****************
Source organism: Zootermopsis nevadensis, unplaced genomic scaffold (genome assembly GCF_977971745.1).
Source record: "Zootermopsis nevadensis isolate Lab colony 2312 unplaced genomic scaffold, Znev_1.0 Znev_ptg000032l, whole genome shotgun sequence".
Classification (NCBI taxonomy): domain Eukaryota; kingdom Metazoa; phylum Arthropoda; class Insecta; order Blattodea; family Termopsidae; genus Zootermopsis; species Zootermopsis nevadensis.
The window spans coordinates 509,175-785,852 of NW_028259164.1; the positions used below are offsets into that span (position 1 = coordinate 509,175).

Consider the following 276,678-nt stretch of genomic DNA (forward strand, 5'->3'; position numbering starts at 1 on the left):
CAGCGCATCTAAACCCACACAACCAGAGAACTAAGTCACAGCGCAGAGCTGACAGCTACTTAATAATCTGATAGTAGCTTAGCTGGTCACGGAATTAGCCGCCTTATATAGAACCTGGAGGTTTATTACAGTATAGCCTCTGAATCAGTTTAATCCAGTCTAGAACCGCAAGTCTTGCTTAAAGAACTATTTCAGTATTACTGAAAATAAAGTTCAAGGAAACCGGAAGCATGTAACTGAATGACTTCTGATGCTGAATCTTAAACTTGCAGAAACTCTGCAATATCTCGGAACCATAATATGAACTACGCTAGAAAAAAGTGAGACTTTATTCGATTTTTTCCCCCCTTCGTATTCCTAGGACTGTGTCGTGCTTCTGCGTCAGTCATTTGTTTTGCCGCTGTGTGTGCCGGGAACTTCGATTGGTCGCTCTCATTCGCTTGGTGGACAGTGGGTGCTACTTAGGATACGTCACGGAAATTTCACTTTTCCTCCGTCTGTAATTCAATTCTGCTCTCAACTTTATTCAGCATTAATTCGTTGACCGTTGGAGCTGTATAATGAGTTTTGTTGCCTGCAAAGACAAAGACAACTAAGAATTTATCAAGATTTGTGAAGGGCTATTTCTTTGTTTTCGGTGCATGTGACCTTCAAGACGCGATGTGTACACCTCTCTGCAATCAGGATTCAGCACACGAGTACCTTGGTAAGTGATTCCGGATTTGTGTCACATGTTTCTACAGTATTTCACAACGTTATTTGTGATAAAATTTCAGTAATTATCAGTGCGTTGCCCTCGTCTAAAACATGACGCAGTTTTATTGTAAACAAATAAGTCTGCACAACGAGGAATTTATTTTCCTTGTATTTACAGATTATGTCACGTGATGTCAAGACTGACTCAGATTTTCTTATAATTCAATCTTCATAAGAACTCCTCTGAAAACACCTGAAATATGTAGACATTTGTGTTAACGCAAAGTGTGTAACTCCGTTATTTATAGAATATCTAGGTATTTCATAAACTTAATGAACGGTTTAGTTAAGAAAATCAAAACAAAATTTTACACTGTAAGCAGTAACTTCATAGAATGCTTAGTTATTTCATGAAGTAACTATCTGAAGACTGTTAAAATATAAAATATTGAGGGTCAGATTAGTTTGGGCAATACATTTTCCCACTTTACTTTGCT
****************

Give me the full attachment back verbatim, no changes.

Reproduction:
Source organism: Zootermopsis nevadensis, unplaced genomic scaffold (genome assembly GCF_977971745.1).
Source record: "Zootermopsis nevadensis isolate Lab colony 2312 unplaced genomic scaffold, Znev_1.0 Znev_ptg000032l, whole genome shotgun sequence".
Classification (NCBI taxonomy): domain Eukaryota; kingdom Metazoa; phylum Arthropoda; class Insecta; order Blattodea; family Termopsidae; genus Zootermopsis; species Zootermopsis nevadensis.
The window spans coordinates 509,175-785,852 of NW_028259164.1; the positions used below are offsets into that span (position 1 = coordinate 509,175).

Consider the following 276,678-nt stretch of genomic DNA (forward strand, 5'->3'; position numbering starts at 1 on the left):
CAGCGCATCTAAACCCACACAACCAGAGAACTAAGTCACAGCGCAGAGCTGACAGCTACTTAATAATCTGATAGTAGCTTAGCTGGTCACGGAATTAGCCGCCTTATATAGAACCTGGAGGTTTATTACAGTATAGCCTCTGAATCAGTTTAATCCAGTCTAGAACCGCAAGTCTTGCTTAAAGAACTATTTCAGTATTACTGAAAATAAAGTTCAAGGAAACCGGAAGCATGTAACTGAATGACTTCTGATGCTGAATCTTAAACTTGCAGAAACTCTGCAATATCTCGGAACCATAATATGAACTACGCTAGAAAAAAGTGAGACTTTATTCGATTTTTTCCCCCCTTCGTATTCCTAGGACTGTGTCGTGCTTCTGCGTCAGTCATTTGTTTTGCCGCTGTGTGTGCCGGGAACTTCGATTGGTCGCTCTCATTCGCTTGGTGGACAGTGGGTGCTACTTAGGATACGTCACGGAAATTTCACTTTTCCTCCGTCTGTAATTCAATTCTGCTCTCAACTTTATTCAGCATTAATTCGTTGACCGTTGGAGCTGTATAATGAGTTTTGTTGCCTGCAAAGACAAAGACAACTAAGAATTTATCAAGATTTGTGAAGGGCTATTTCTTTGTTTTCGGTGCATGTGACCTTCAAGACGCGATGTGTACACCTCTCTGCAATCAGGATTCAGCACACGAGTACCTTGGTAAGTGATTCCGGATTTGTGTCACATGTTTCTACAGTATTTCACAACGTTATTTGTGATAAAATTTCAGTAATTATCAGTGCGTTGCCCTCGTCTAAAACATGACGCAGTTTTATTGTAAACAAATAAGTCTGCACAACGAGGAATTTATTTTCCTTGTATTTACAGATTATGTCACGTGATGTCAAGACTGACTCAGATTTTCTTATAATTCAATCTTCATAAGAACTCCTCTGAAAACACCTGAAATATGTAGACATTTGTGTTAACGCAAAGTGTGTAACTCCGTTATTTATAGAATATCTAGGTATTTCATAAACTTAATGAACGGTTTAGTTAAGAAAATCAAAACAAAATTTTACACTGTAAGCAGTAACTTCATAGAATGCTTAGTTATTTCATGAAGTAACTATCTGAAGACTGTTAAAATATAAAATATTGAGGGTCAGATTAGTTTGGGCAATACATTTTCCCACTTTACTTTGCT